The forecast through May indicates that water deficits will downgrade, with moderate anomalies throughout most of the continent, some pockets of greater intensity, and surpluses in Tanzania. Exceptional deficits are forecast in the Ethiopian Highlands. Other areas of significant deficit include Equatorial Guinea, Lesotho, Guinea-Bissau, central Republic of the Congo, eastern Angola, western Zambia and central Zambia and along the Zambezi River, and northern Zimbabwe.
The forecast through May indicates that water deficits in Brazil will shrink and downgrade significantly, though intense deficits are forecast for eastern Minas Gerais, Espíritu Santo, and São Paulo. Surpluses will emerge in northeastern states and will moderate but increase in the south. Exceptional deficits are forecast for Suriname and French Guiana, and deficits of varying intensity for Brazil’s northern neighbors, and Peru, Chile, eastern Bolivia, and Argentina. Surpluses will shrink in northern Bolivia, downgrade in central Paraguay, and moderate in northeastern Argentina and Uruguay.
Most notable in the forecast through May is the absence of widespread, intense water surpluses observed in the East in prior months and the emergence of surpluses in the West. Surpluses will shrink and downgrade in the center of the country but remain widespread in a broad path from southern Minnesota to the Gulf of Mexico and will be intense in Kansas. Moderate surpluses will cover much of California, and many Rocky Mountain States will transition from deficit to surplus.
The forecast through May indicates that the widespread, exceptional water deficits that have dominated Australia in prior months will diminish considerably. However, exceptional deficits are forecast in the far north and in northern South Australia. Severe deficits are forecast in eastern Queensland and extreme anomalies in the Northern Tableland of New South Wales. Intense deficits are also forecast for Tasmania, New Zealand, and New Caledonia.
Regions forecast to have significant water deficits for the 12-month period from December 2018 through November 2019 include: French Guiana, Finland, Latvia, Angola, Namibia, United Arab Emirates, Cambodia, and Australia. Areas with a forecast of significant water surplus include: Kansas, Texas, and Tennessee (US), Syria, Tanzania, and China. This Watch List is based on ISciences Water Security Indicator Model (WSIM) run on 7 March 2019.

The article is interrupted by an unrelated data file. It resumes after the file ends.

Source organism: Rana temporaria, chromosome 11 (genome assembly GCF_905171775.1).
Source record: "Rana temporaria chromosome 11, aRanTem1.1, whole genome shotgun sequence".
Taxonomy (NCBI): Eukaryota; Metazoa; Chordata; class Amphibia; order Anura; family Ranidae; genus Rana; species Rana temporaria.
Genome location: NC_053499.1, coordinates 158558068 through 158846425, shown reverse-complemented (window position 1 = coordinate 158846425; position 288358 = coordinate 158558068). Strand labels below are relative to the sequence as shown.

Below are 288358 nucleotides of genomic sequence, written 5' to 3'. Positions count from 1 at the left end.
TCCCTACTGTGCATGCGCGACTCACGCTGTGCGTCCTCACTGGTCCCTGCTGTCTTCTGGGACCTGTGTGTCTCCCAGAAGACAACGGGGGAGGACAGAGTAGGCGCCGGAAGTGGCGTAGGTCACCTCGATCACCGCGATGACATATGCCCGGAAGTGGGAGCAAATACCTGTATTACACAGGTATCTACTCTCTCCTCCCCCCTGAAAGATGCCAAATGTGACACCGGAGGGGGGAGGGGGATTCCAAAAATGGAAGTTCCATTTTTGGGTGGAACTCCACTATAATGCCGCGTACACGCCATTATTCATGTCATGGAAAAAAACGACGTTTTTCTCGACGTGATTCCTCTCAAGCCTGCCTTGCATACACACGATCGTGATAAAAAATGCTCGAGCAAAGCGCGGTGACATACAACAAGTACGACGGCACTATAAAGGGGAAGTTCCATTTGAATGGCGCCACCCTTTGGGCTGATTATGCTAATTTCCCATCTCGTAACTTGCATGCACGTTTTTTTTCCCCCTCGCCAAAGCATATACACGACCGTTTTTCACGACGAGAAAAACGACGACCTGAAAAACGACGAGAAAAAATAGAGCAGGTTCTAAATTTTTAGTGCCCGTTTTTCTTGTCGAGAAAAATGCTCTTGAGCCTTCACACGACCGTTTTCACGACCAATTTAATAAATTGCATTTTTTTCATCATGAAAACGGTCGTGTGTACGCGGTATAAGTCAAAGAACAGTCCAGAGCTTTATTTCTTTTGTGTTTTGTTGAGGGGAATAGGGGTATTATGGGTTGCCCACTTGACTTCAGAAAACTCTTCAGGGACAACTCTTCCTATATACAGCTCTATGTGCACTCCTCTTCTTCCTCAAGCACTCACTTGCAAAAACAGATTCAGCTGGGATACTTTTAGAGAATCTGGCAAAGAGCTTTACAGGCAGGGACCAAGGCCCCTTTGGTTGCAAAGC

ISciences announced today the start of the Data ANalytics and Tools for Ecosecurity (DANTE) project. A joint effort of ISciences, the Center for International Earth Science Information Network (CIESIN) and North Carolina-based CASE Consultants International, DANTE aims to provide scientists, defense and security analysts, relief agencies, businesses and communities with enhanced insights into the connections between environmental stresses and security outcomes.
The March Outlook indicates exceptionally warmer than normal temperatures from eastern Mongolia through Northeast China, the Korean Peninsula, and Japan. Conditions are expected to be drier than normal in Northeast China as well.
The forecast through April indicates that water surpluses in the Ob River Basin of Russia will downgrade somewhat. Exceptional surpluses are expected in the northern Yenisei River watershed. Surpluses will increase in the Northern European Plain from the Kola Peninsula in the west past the Vychegda Lowland. Deficits are forecast for the Upper Volga River Basin and Trans Volga region of Russia, western Kazakhstan, and eastern Tajikistan. Deficits will be severe in the Upper Volga Basin.
The forecast through April indicates a vast stretch of intense water deficits in southern and eastern Mongolia and into Inner Mongolia, China. Moderate surpluses will emerge on the Lower Reaches of the Yellow River. Widespread surpluses will persist in the Yangtze Basin’s Lower Reaches and in the southern portion of the Middle Reaches, reaching into Guangxi. Surpluses will be exceptional in Shanghai and Jiangsu. Deficits are forecast for North Korea and northern Honshu, Japan. Some surpluses are forecast for South Korea and Kyushu, Japan.
The forecast through April indicates that, while exceptional water deficits in Gujarat and in the south will downgrade, widespread deficits of varying intensity are forecast in western and southern India. Surpluses will re-emerge in Uttar Pradesh in the western Gangetic Plain. Other regions with surpluses include Mizoram (India), Bangladesh, Nepal, rivers in northern Pakistan, and around Kabul, Afghanistan.